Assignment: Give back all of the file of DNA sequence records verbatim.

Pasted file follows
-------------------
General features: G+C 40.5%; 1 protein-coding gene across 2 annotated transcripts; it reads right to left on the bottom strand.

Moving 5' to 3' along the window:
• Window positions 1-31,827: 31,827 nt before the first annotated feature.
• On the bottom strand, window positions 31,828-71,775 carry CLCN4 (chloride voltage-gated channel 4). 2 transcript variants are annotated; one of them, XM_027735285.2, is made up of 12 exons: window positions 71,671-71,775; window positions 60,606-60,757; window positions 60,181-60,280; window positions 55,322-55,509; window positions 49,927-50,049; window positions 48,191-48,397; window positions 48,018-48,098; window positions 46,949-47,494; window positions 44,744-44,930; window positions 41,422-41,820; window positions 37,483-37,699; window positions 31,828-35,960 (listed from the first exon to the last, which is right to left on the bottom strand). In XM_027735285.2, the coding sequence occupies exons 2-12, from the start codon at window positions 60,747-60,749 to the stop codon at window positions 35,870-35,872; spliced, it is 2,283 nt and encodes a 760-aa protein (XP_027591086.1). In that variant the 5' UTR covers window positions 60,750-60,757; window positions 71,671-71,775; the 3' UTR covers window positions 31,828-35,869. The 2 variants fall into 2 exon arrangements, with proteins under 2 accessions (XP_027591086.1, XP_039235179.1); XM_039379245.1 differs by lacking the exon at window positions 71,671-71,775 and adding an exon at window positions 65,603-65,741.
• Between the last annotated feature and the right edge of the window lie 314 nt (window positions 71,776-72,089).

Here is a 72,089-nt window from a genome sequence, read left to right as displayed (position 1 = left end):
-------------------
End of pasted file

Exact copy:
General features: G+C 40.5%; 1 protein-coding gene across 2 annotated transcripts; it reads right to left on the bottom strand.

Moving 5' to 3' along the window:
• Window positions 1-31,827: 31,827 nt before the first annotated feature.
• On the bottom strand, window positions 31,828-71,775 carry CLCN4 (chloride voltage-gated channel 4). 2 transcript variants are annotated; one of them, XM_027735285.2, is made up of 12 exons: window positions 71,671-71,775; window positions 60,606-60,757; window positions 60,181-60,280; window positions 55,322-55,509; window positions 49,927-50,049; window positions 48,191-48,397; window positions 48,018-48,098; window positions 46,949-47,494; window positions 44,744-44,930; window positions 41,422-41,820; window positions 37,483-37,699; window positions 31,828-35,960 (listed from the first exon to the last, which is right to left on the bottom strand). In XM_027735285.2, the coding sequence occupies exons 2-12, from the start codon at window positions 60,747-60,749 to the stop codon at window positions 35,870-35,872; spliced, it is 2,283 nt and encodes a 760-aa protein (XP_027591086.1). In that variant the 5' UTR covers window positions 60,750-60,757; window positions 71,671-71,775; the 3' UTR covers window positions 31,828-35,869. The 2 variants fall into 2 exon arrangements, with proteins under 2 accessions (XP_027591086.1, XP_039235179.1); XM_039379245.1 differs by lacking the exon at window positions 71,671-71,775 and adding an exon at window positions 65,603-65,741.
• Between the last annotated feature and the right edge of the window lie 314 nt (window positions 71,776-72,089).

Here is a 72,089-nt window from a genome sequence, read left to right as displayed (position 1 = left end):